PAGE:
Originally posted on The Horizons Tracker.
In a previous article, I addressed the stereotype that older workers are stuck in their ways and unwilling to learn new things. Not only is it wholly inaccurate, but it understandably inhibits the potential for older workers to learn, and therefore becomes self-fulfilling.
It’s vital, therefore, that the right environment is provided so that older workers can learn successfully, and a recent study1 from Curtin University highlights the crucial role work design can play. It’s something that the researchers believe is especially important given the changing demographics in western society.
“We have a huge amount of population aging in Western countries and it’s really important to have a workforce that is still functioning and learning. Good work design can help our cognitive functioning,” they explain.
The researchers outline five distinct factors that help to support our cognitive health at work:
- Autonomy, including the freedom to make decisions, the opportunity to choose work hours, and the independence to choose the method for getting the job done.
- Feedback, such as input from clients, customers, and peers, as well as performance appraisals.
- Complexity, defined as job demands on workers that require aptitude, skills, training, thought, creativity, and judgment.
- Relational aspects, such as social contact, support, dependence on teammates to accomplish tasks, and interaction outside organizations.
- Psychosocial demands, including workloads and emotional demands of the job.
The researchers analyzed the connection between work design and cognition and were able to identify key factors, such as feedback, autonomy, and complexity. When these factors are present in the workplace, they create more opportunities for people to learn.
Three distinct profiles were created for three hypothetical salespeople, each with a unique work design.
- A salesperson is exposed to chronic levels of low control and high demands, contributing to a heart attack in middle age that results in a loss of cognitive function.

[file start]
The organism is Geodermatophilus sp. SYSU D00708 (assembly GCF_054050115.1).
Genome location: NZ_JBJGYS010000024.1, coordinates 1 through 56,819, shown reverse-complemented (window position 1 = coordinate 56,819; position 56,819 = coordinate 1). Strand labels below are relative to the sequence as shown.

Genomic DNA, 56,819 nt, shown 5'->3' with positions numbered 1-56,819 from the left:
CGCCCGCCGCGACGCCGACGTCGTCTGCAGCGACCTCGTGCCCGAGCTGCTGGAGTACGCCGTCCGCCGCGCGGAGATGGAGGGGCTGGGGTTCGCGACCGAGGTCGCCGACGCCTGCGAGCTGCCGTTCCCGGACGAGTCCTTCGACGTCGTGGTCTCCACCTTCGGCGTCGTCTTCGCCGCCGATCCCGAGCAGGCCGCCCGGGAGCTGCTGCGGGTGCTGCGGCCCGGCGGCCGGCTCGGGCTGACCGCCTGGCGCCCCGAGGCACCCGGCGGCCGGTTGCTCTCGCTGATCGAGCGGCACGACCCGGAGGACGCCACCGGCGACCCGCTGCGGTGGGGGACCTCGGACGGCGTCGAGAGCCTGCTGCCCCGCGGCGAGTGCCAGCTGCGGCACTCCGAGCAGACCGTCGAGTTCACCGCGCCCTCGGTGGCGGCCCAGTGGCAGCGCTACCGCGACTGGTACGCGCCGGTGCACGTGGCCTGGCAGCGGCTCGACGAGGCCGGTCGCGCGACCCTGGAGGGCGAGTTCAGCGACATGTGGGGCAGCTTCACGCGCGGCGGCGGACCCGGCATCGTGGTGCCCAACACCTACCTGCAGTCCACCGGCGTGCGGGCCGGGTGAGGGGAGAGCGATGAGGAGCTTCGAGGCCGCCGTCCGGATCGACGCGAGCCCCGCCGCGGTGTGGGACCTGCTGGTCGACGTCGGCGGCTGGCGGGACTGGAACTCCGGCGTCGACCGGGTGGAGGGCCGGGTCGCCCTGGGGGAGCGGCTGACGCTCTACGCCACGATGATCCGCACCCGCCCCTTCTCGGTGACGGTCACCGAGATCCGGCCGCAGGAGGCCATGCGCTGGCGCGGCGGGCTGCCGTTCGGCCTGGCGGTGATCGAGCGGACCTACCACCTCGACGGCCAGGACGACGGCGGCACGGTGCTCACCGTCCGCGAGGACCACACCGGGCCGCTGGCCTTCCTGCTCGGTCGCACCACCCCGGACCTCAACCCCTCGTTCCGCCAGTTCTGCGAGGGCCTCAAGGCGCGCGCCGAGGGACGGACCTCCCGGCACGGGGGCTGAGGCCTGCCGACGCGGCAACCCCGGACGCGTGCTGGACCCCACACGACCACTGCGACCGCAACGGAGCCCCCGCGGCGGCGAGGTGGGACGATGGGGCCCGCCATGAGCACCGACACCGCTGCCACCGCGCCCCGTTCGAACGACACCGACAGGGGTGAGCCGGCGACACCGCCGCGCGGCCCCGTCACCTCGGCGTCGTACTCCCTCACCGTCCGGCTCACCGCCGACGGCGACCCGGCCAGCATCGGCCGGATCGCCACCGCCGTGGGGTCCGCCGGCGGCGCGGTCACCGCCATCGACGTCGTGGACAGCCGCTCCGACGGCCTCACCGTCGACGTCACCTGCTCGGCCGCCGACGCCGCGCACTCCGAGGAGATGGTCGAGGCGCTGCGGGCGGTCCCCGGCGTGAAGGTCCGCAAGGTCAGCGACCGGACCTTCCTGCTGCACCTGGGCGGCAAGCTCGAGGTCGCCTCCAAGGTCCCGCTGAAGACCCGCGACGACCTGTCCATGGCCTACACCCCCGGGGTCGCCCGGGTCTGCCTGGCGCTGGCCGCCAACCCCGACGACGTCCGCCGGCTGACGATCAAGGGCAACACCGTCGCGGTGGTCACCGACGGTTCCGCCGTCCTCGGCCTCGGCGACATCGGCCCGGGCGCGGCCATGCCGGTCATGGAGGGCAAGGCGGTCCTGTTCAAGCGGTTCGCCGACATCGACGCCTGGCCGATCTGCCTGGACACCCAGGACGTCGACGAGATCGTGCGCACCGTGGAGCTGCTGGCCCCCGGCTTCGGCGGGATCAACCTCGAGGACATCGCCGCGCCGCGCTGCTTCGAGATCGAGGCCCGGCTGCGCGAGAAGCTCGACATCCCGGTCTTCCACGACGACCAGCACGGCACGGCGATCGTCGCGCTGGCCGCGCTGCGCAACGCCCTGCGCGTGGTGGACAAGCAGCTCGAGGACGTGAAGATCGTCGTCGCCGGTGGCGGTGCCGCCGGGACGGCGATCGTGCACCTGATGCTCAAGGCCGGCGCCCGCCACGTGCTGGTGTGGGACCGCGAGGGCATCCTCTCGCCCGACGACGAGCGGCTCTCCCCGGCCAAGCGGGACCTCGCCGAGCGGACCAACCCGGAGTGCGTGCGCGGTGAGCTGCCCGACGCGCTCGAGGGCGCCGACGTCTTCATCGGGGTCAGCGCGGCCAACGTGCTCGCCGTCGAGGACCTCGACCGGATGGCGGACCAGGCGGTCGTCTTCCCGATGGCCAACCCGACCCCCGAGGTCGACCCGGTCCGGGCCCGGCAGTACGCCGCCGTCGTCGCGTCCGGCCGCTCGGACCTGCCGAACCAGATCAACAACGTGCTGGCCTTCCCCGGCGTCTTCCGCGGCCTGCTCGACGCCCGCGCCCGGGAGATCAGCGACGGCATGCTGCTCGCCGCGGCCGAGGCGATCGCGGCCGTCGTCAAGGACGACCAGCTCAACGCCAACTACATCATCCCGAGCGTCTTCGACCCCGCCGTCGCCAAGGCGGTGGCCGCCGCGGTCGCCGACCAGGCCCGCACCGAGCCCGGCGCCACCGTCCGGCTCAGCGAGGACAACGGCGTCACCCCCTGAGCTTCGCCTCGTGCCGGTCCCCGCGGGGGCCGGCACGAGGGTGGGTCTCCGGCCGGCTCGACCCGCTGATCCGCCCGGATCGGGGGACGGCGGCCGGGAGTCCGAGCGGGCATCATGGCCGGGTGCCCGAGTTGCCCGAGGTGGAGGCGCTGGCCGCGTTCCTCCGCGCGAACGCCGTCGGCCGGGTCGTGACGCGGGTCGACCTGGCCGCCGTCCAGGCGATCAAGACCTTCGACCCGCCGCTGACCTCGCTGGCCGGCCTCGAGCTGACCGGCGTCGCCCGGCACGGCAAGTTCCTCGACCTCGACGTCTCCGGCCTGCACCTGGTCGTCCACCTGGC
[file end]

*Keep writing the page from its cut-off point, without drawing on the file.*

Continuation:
- A salesperson regularly engages in complex tasks during her career. As a result, she has preserved her ability to function, reducing the amount of cognitive decline she experiences at age 60.
- A salesperson works for many years in an autonomous, enriched job with positive relational and psychosocial aspects. As a result, he acquires deep expertise, which leads to more autonomy and feedback that promotes greater knowledge and wisdom. At age 65, he mentors junior salespeople on how to manage complex projects.
The authors find that job crafting is a particularly effective method for providing employees with more autonomy over their work. Employees can also strive to obtain positions or projects that give them a more enriched work design.
“Managers should aim to design and structure work in a way that can minimize job stressors, boredom, and fatigue and to provide instrumental and social support to employees when possible to help alleviate or buffer potential stressors. Avoiding overprescribed work procedures and excessively standardized protocols, such as increasingly prevalent in knowledge work (teachers being required to follow highly prescribed lesson plans), is one example of how organizational practices need to be altered to foster greater job autonomy and its associated cognitive benefits,” the authors say.
They believe that policymakers should also be interested in work design and introduce national policies to promote things such as health and safety, job security, and automation, with the cognitive wellbeing of society at the forefront throughout. For example, if people are given more control over their work hours, this could allow them to better allocate tasks according to their available cognitive resources.
“Enriched work designs—high in autonomy, feedback, complexity, and support—enhance workers’ work experiences, and thereby, in the longer term, accelerate and maintain mature workers’ development of wisdom and deep expertise,” the researchers conclude.
Article source: Work Design Can Help Older Workers Learn New Skills.
Header image source: iStock.
- Parker, S., Ward, M. K., & Fisher, G. (2021). Can High-Quality Jobs Help Workers Learn New Tricks? A Multi-Disciplinary Review of Work Design For Cognition. Academy of Management Annals. DOI: 10.5465/annals.2019.0057 ↩